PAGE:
Corn Laws, laws regulating the trade in corn or breadstufis. Such laws have existed in various forms, and still exist, in many countries; but the corn laws of England are most famous in our day, owing to the great agitation for their repeal, which was consummated Feb. 1, 1849. They were of ancient origin, and had in the times of Edward VI. and Elizabeth been designed to regulate the domestic trade as well as the foreign. In the reign of Edward VI. the "engrossing" of corn, or buying it in one market to sell in another, was made punishable by imprisonment and the pillory. By a statute of Elizabeth corn could be carried from one part of the kingdom to another by obtaining a license from the quarter sessions. In 1624 these laws regulating the internal trade were much modified; and in 1663 engrossing of corn was declared legal when the price did not reach 48s. per quarter. Although this last law worked well in many respects, the impolicy of such trade restrictions finally came to be acknowledged, and in 1773 the last remnant of these statutes was abolished.
Immediately after the Norman conquest the exportation was prohibited, and this principle was adhered to till 1436, when a law was enacted allowing it whenever the price of wheat should not exceed 6s. 8d. per quarter, and of barley 3s. 4d. In 1463 the importation was prohibited unless the domestic price should exceed the rates named in the law of 1436. In 1562 exportation was allowed when wheat was worth 10s. per quarter, and barley 6s. 8d. in 1571 it was enacted that wheat might be exported by paying a duty of 2s. per quarter, barley and other grain a duty of 1s. 4d., when the home price of wheat was below 20s. and barley below 12s. In 1660, on the accession of Charles II., along with heavy import duties, the export duty of wheat was fixed at 20s. per quarter, with proportionate rates on other grains. In 1663 for these duties an ad valorem duty of 9 per cent, was substituted; as the exportation price of wheat was fixed at 48s. the duty was thus made 5s. 4d. per quarter. In 1670 prohibitory duties were laid upon importation until the price should reach 53s. 4d., while exportation was allowed until the home price should reach that rate. "When above that" price and below ' 80s., importation was allowed with 8s. duty.
In 1689, for the promotion of agriculture, a bounty of 5s. per quarter was paid on wheat exported when the price did not exceed 48s., and of 2s. 6d. on barley or malt if the price did not exceed 24s.; and at the same time importation was prohibited. This system continued till 1773, when, prices having become very high, a law was enacted under the auspices of Edmund Burke, by which the introduction of foreign wheat was allowed, at a duty of 6d. per quarter, whenever the price reached 48s., while the export bounty and exportation itself were to cease whenever the price rose to or above 44s. As this law prevented prices from rising with the increased demand, and as there was a general wish to become independent of foreign supplies, a law was passed in 1791 by which an import duty of 6d. was to be levied when the price was 54s.; when it was under 54s. and above 50s., the duty was to be 2s. 6d.; and when it was under 50s., the duty was to be 24s. 3d. per quarter, or in fact prohibitory. In 1804 a duty of 24s. 3d. was levied when the home price was 63s. or less; when it was from 63s. to 60s., the duty was fixed at 2s. 6d.; and when it was 66s. or more, the duty was 6d. The official price was established by the average of 12 districts, into which the maritime counties of England had been divided; and in Scotland by the average of four maritime districts.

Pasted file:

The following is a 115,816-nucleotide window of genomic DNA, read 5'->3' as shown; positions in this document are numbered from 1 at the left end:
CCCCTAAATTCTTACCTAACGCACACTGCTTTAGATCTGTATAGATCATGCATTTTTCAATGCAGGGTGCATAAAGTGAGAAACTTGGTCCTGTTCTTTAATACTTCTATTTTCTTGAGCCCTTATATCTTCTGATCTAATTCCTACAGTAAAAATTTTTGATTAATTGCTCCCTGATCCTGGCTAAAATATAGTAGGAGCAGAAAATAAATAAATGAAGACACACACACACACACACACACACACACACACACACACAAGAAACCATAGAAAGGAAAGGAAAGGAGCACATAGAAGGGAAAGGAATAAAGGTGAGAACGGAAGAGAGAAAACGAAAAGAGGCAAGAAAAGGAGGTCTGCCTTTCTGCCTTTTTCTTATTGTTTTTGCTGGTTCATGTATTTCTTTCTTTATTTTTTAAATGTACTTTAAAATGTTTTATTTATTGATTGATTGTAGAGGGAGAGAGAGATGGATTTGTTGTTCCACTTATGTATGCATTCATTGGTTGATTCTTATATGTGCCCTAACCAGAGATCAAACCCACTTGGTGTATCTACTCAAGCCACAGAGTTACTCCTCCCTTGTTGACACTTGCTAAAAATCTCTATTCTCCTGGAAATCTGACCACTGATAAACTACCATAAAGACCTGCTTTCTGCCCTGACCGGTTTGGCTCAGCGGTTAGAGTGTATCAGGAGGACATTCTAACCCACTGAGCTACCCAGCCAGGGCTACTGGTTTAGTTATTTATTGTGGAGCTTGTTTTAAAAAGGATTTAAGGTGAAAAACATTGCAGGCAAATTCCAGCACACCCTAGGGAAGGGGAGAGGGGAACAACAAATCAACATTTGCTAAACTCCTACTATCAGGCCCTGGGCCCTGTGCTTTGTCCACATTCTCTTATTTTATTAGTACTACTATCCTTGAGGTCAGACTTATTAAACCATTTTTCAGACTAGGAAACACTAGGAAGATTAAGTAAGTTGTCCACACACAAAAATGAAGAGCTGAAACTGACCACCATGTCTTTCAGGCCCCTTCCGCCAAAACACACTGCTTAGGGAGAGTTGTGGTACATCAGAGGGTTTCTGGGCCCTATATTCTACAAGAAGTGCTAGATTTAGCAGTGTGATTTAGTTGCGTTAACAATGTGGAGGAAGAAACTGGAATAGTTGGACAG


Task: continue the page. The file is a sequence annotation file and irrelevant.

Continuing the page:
These averages were taken four times a year. In 1814 the export bounty was abolished, leaving exportation unrestricted; and in 1815 an act was procured by the agricultural interest, after a fierce opposition from the manufacturing and commercial classes, fixing 80s. as the limit at which there should be no duty on importation. In 1825 a minimum duty of 1s. was levied when the price should be above 85s., with a maximum duty of 17s. when the price was between 70s. and 80s. In that year the duty on wheat from the North American colonies was fixed for one year at 5s. without regard to the home price. In 1827 Mr. Canning attempted a reform of the corn tariff", and to give greater freedom to importation, but failed. In 1828 an act was passed fixing a minimum duty of 1s. when the price was 73s. or more, with a maximum duty of 23s. 8c?. when the price was 64s.; the prices to be ascertained from actual sales in the principal towns. In 1839 the anti-corn-law league was founded, and the agitation for the total repeal of the duties commenced.
In 1842 Sir Robert Peel's sliding scale was enacted, fixing a minimum duty of 1s. when the price was 73s. and over, and adding 1s. to the. duty with each decrease of 1s. in the price, until the maximum duty of 20s. was reached whenever the price fell below 51s. In 1843 the duty on wheat from Canada was fixed at 1s. Finally, in 1846, Sir Robert Peel's famous free-trade measure was passed, seriously reducing the corn duties at once, and fixing them, after Feb. 1, 1849, at the nominal rate of 1s. per quarter on wheat and other corn, and 4 1/2d. per cwt. on all kinds of flour and meal.